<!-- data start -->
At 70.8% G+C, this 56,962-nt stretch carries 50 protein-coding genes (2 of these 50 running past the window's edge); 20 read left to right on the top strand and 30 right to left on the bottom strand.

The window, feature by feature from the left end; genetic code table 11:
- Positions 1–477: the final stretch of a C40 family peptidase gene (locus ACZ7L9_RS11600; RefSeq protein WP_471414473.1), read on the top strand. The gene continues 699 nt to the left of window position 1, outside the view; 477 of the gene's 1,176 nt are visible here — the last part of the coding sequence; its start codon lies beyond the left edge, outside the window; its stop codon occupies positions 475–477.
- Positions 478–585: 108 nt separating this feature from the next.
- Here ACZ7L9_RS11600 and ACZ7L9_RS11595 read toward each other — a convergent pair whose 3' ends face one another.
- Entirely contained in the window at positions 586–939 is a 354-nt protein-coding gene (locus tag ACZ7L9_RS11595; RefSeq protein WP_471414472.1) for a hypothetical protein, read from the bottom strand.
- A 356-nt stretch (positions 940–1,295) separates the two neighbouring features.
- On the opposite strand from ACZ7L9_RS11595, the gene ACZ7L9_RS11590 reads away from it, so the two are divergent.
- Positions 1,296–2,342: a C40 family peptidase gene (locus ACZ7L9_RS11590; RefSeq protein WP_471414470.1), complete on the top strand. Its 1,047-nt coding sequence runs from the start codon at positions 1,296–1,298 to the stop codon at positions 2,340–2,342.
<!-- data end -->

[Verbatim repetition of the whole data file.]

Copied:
At 70.8% G+C, this 56,962-nt stretch carries 50 protein-coding genes (2 of these 50 running past the window's edge); 20 read left to right on the top strand and 30 right to left on the bottom strand.

The window, feature by feature from the left end; genetic code table 11:
- Positions 1–477: the final stretch of a C40 family peptidase gene (locus ACZ7L9_RS11600; RefSeq protein WP_471414473.1), read on the top strand. The gene continues 699 nt to the left of window position 1, outside the view; 477 of the gene's 1,176 nt are visible here — the last part of the coding sequence; its start codon lies beyond the left edge, outside the window; its stop codon occupies positions 475–477.
- Positions 478–585: 108 nt separating this feature from the next.
- Here ACZ7L9_RS11600 and ACZ7L9_RS11595 read toward each other — a convergent pair whose 3' ends face one another.
- Entirely contained in the window at positions 586–939 is a 354-nt protein-coding gene (locus tag ACZ7L9_RS11595; RefSeq protein WP_471414472.1) for a hypothetical protein, read from the bottom strand.
- A 356-nt stretch (positions 940–1,295) separates the two neighbouring features.
- On the opposite strand from ACZ7L9_RS11595, the gene ACZ7L9_RS11590 reads away from it, so the two are divergent.
- Positions 1,296–2,342: a C40 family peptidase gene (locus ACZ7L9_RS11590; RefSeq protein WP_471414470.1), complete on the top strand. Its 1,047-nt coding sequence runs from the start codon at positions 1,296–1,298 to the stop codon at positions 2,340–2,342.